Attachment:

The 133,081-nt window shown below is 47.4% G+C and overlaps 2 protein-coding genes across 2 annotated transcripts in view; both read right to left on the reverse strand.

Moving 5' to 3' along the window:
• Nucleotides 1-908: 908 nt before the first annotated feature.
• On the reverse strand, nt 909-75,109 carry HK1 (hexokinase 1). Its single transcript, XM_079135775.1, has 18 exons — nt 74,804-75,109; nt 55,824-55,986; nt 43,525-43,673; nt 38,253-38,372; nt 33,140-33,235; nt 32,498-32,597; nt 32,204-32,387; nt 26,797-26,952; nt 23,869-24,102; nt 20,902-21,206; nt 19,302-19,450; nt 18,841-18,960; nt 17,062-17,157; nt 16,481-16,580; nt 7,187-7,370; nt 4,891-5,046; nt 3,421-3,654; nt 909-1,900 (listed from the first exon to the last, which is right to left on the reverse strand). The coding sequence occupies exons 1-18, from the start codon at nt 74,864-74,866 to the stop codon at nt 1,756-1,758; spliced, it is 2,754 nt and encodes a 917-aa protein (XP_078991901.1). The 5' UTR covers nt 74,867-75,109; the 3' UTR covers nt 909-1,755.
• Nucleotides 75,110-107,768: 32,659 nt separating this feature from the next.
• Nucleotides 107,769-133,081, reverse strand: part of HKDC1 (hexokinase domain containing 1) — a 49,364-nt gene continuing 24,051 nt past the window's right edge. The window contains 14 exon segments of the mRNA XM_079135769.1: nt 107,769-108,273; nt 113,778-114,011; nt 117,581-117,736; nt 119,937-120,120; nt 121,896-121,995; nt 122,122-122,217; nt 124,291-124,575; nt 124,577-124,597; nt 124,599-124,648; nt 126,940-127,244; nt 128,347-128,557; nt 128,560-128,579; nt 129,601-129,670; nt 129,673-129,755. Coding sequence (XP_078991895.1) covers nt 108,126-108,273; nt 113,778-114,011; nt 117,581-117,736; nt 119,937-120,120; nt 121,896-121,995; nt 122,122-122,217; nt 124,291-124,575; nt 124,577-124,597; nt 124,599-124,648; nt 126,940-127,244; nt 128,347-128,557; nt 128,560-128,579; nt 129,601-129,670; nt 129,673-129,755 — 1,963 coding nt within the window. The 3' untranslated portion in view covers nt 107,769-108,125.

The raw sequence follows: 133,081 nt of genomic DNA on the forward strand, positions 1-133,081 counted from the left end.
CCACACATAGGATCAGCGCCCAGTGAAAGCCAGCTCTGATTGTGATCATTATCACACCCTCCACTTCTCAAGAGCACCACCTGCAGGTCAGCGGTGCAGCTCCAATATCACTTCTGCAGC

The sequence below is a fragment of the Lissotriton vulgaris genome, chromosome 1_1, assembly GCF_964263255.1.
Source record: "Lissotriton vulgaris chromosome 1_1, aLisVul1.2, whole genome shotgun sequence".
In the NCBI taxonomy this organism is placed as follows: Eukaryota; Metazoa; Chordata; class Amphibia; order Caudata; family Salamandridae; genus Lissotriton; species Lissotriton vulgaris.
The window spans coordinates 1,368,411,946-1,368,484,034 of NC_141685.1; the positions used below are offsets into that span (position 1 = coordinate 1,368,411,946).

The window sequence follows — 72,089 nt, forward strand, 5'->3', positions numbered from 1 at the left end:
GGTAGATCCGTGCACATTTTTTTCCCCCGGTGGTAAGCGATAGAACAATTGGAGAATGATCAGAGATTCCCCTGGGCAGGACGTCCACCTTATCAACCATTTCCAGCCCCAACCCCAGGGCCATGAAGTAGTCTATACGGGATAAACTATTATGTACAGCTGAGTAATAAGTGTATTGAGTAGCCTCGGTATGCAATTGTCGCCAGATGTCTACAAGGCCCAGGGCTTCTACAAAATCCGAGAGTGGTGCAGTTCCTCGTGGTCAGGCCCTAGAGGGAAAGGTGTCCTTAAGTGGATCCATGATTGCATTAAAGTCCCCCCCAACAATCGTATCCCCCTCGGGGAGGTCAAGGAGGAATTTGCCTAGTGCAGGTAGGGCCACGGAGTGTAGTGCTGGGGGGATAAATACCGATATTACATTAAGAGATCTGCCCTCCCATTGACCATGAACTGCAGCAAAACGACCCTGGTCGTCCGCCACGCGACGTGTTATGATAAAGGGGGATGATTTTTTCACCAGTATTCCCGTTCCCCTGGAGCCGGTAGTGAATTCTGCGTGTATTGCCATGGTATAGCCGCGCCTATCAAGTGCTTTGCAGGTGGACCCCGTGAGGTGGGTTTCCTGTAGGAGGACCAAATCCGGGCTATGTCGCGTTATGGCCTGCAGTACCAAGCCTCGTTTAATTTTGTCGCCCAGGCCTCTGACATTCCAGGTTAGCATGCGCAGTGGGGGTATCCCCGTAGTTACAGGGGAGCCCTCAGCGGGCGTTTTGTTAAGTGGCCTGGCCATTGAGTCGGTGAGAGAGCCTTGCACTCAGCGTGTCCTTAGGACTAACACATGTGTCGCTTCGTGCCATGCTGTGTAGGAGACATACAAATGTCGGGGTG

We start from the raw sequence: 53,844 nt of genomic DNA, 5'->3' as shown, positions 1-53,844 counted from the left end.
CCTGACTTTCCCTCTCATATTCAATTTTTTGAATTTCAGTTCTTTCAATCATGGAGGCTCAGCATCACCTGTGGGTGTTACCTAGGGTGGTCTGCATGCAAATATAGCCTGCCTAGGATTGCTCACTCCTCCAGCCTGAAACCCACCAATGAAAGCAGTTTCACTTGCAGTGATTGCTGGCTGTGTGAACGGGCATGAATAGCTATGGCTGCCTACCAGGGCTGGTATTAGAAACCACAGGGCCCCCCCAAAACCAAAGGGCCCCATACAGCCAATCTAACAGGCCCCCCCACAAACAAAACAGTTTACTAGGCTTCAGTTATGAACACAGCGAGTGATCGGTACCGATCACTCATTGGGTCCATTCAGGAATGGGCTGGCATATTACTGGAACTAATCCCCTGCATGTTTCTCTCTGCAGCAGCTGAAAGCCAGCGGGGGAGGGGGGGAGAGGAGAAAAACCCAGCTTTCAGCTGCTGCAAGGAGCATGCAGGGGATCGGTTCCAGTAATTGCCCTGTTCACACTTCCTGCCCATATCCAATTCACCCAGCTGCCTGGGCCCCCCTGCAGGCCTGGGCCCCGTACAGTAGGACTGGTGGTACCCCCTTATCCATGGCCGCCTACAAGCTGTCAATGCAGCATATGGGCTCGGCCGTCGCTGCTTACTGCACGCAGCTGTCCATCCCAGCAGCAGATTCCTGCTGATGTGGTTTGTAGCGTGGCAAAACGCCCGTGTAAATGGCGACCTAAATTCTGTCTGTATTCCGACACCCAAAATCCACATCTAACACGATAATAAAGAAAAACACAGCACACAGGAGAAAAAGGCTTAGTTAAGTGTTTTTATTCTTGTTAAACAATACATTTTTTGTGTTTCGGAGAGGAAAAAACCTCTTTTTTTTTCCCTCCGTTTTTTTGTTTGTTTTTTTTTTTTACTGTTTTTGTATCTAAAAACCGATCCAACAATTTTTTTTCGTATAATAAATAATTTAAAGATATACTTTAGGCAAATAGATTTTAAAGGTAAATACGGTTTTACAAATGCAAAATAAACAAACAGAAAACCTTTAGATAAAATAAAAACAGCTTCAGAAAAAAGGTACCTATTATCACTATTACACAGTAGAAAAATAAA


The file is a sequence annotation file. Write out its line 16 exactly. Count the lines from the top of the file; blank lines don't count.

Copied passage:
CCTGACTTTCCCTCTCATATTCAATTTTTTGAATTTCAGTTCTTTCAATCATGGAGGCTCAGCATCACCTGTGGGTGTTACCTAGGGTGGTCTGCATGCAAATATAGCCTGCCTAGGATTGCTCACTCCTCCAGCCTGAAACCCACCAATGAAAGCAGTTTCACTTGCAGTGATTGCTGGCTGTGTGAACGGGCATGAATAGCTATGGCTGCCTACCAGGGCTGGTATTAGAAACCACAGGGCCCCCCCAAAACCAAAGGGCCCCATACAGCCAATCTAACAGGCCCCCCCACAAACAAAACAGTTTACTAGGCTTCAGTTATGAACACAGCGAGTGATCGGTACCGATCACTCATTGGGTCCATTCAGGAATGGGCTGGCATATTACTGGAACTAATCCCCTGCATGTTTCTCTCTGCAGCAGCTGAAAGCCAGCGGGGGAGGGGGGGAGAGGAGAAAAACCCAGCTTTCAGCTGCTGCAAGGAGCATGCAGGGGATCGGTTCCAGTAATTGCCCTGTTCACACTTCCTGCCCATATCCAATTCACCCAGCTGCCTGGGCCCCCCTGCAGGCCTGGGCCCCGTACAGTAGGACTGGTGGTACCCCCTTATCCATGGCCGCCTACAAGCTGTCAATGCAGCATATGGGCTCGGCCGTCGCTGCTTACTGCACGCAGCTGTCCATCCCAGCAGCAGATTCCTGCTGATGTGGTTTGTAGCGTGGCAAAACGCCCGTGTAAATGGCGACCTAAATTCTGTCTGTATTCCGACACCCAAAATCCACATCTAACACGATAATAAAGAAAAACACAGCACACAGGAGAAAAAGGCTTAGTTAAGTGTTTTTATTCTTGTTAAACAATACATTTTTTGTGTTTCGGAGAGGAAAAAACCTCTTTTTTTTTCCCTCCGTTTTTTTGTTTGTTTTTTTTTTTTACTGTTTTTGTATCTAAAAACCGATCCAACAATTTTTTTTCGTATAATAAATAATTTAAAGATATACTTTAGGCAAATAGATTTTAAAGGTAAATACGGTTTTACAAATGCAAAATAAACAAACAGAAAACCTTTAGATAAAATAAAAACAGCTTCAGAAAAAAGGTACCTATTATCACTATTACACAGTAGAAAAATAAA